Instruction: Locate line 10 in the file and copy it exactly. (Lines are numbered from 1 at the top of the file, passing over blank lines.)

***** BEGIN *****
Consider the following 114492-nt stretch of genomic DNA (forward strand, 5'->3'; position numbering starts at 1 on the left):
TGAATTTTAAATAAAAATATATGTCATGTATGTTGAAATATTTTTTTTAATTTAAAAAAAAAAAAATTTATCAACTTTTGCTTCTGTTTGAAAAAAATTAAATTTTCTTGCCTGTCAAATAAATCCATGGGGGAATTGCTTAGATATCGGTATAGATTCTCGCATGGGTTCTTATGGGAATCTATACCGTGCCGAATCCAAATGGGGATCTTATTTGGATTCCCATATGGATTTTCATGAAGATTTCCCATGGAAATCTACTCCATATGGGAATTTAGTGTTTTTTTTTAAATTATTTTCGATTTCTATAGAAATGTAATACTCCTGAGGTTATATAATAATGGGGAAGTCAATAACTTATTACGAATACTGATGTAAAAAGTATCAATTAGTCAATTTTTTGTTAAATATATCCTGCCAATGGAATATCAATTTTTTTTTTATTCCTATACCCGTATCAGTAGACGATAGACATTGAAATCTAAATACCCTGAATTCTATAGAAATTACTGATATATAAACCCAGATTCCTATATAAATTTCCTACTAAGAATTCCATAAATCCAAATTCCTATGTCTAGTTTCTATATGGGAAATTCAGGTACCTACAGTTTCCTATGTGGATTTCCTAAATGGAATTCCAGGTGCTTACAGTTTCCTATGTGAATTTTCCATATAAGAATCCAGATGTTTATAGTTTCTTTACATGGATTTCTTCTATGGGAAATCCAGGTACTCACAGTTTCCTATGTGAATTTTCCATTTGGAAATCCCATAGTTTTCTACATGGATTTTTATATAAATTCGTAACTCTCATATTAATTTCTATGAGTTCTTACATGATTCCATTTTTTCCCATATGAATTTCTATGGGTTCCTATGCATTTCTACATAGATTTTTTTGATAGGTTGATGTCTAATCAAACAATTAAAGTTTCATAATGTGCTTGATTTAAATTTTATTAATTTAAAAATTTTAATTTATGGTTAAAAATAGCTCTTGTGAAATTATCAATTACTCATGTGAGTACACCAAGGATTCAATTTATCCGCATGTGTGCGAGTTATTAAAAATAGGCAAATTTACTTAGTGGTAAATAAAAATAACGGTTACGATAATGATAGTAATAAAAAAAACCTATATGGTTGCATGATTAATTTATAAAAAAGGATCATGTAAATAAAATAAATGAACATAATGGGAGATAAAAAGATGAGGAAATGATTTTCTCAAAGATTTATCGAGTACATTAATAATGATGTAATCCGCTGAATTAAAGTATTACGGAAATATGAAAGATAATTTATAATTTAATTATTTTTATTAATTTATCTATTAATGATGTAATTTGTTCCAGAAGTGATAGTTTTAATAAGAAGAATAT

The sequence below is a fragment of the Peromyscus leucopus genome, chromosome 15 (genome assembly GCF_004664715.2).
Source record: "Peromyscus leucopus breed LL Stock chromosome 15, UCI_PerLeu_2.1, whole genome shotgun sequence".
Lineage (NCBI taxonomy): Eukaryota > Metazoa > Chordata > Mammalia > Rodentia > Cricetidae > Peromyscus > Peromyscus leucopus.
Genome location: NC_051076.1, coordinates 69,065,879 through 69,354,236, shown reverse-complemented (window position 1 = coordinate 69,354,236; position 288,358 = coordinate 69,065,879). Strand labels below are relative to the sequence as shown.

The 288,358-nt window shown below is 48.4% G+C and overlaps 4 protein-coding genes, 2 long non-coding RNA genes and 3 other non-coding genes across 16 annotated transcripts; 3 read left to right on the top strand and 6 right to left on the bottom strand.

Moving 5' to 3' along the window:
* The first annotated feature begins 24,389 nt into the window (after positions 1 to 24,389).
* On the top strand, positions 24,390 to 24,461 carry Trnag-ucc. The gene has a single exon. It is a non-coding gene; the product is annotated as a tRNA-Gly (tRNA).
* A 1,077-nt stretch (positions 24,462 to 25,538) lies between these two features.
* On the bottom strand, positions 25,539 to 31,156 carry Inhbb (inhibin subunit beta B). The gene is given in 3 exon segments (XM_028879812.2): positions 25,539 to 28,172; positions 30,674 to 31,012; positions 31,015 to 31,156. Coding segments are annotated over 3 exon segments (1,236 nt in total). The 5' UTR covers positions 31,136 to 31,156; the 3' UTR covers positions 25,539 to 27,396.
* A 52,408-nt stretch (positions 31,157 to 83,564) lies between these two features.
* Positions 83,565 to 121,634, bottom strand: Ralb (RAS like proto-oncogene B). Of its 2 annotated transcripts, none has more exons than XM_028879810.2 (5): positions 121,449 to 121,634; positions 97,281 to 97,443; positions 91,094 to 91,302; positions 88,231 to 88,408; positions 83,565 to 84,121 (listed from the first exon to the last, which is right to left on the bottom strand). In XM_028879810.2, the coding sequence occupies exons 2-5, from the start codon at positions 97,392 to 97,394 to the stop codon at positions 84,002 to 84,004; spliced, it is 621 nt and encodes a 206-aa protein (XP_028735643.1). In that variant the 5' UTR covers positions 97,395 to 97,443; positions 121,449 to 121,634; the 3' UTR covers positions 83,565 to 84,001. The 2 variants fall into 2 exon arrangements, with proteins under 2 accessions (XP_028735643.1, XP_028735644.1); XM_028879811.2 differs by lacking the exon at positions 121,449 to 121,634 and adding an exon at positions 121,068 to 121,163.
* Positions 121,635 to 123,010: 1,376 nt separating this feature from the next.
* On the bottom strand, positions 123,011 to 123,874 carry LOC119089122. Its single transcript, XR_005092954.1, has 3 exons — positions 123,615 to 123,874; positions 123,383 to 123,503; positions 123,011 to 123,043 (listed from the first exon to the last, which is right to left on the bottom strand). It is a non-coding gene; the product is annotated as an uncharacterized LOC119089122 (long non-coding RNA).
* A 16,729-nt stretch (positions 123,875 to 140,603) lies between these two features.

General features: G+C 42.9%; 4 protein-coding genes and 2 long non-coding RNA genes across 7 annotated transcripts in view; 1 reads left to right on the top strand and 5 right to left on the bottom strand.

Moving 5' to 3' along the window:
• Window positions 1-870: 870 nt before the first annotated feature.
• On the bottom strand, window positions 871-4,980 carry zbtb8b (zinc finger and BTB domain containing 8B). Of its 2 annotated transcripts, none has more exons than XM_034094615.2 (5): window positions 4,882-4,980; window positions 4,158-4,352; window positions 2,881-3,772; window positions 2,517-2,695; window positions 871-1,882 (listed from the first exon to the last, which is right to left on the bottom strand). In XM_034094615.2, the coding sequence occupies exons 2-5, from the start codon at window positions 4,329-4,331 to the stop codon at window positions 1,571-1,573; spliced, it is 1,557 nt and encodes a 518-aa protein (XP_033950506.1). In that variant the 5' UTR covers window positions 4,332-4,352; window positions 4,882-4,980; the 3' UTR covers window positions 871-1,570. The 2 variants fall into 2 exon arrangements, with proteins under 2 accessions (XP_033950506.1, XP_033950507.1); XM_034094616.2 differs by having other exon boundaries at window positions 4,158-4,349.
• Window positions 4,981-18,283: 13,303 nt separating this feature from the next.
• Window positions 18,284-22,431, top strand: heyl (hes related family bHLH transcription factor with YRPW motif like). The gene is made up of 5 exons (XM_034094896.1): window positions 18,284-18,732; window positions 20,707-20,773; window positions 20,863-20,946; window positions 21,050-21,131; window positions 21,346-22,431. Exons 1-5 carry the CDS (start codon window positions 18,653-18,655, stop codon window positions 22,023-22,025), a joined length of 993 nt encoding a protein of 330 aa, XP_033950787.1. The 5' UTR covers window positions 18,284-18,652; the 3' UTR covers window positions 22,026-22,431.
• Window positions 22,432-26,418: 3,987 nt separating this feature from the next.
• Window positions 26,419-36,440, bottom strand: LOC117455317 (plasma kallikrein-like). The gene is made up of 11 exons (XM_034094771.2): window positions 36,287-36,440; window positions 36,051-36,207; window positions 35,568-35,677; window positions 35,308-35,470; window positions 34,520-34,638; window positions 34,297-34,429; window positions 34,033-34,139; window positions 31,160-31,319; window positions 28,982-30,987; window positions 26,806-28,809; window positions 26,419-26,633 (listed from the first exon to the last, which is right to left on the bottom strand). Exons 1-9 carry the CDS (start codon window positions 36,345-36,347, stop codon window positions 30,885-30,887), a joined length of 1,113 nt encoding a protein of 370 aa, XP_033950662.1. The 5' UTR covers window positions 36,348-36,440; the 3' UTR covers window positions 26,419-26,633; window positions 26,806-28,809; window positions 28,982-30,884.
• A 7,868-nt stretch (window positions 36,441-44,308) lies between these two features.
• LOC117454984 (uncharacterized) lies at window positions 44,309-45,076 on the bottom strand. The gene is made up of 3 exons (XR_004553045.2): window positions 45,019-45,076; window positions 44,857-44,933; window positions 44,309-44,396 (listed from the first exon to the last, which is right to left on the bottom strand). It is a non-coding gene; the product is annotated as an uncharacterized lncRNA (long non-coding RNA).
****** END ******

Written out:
* On the top strand, positions 24,390 to 24,461 carry Trnag-ucc. The gene has a single exon. It is a non-coding gene; the product is annotated as a tRNA-Gly (tRNA).